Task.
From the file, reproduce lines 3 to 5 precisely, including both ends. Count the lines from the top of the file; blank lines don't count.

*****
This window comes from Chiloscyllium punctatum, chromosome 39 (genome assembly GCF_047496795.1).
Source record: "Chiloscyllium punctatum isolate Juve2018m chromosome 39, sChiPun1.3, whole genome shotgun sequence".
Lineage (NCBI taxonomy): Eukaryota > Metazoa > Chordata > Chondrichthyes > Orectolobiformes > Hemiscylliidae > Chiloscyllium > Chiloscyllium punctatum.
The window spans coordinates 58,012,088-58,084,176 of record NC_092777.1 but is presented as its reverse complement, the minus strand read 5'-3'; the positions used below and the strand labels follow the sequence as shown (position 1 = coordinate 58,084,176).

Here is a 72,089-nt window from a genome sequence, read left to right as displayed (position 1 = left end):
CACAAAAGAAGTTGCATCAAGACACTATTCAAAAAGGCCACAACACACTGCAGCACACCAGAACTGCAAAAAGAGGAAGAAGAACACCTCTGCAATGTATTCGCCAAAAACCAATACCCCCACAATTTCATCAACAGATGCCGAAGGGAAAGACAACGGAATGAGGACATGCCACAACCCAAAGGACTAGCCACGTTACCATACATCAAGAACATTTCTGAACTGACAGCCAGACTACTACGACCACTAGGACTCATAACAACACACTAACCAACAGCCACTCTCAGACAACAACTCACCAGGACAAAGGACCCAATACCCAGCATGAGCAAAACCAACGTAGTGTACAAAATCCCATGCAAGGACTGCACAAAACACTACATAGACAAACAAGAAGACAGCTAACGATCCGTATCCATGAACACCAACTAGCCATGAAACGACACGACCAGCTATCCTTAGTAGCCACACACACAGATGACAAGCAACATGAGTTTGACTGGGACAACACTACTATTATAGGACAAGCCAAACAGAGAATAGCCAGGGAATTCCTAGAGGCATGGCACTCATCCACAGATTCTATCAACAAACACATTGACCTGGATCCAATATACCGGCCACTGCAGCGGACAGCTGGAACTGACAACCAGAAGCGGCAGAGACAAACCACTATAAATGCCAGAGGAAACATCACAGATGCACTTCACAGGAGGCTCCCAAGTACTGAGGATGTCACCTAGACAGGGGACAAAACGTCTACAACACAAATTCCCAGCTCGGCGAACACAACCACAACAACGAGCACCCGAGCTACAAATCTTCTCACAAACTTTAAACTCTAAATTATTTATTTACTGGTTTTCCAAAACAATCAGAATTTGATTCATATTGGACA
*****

Lineage (NCBI taxonomy): Eukaryota > Metazoa > Chordata > Chondrichthyes > Orectolobiformes > Hemiscylliidae > Chiloscyllium > Chiloscyllium punctatum.
The window spans coordinates 58,012,088-58,084,176 of record NC_092777.1 but is presented as its reverse complement, the minus strand read 5'-3'; the positions used below and the strand labels follow the sequence as shown (position 1 = coordinate 58,084,176).

Here is a 72,089-nt window from a genome sequence, read left to right as displayed (position 1 = left end):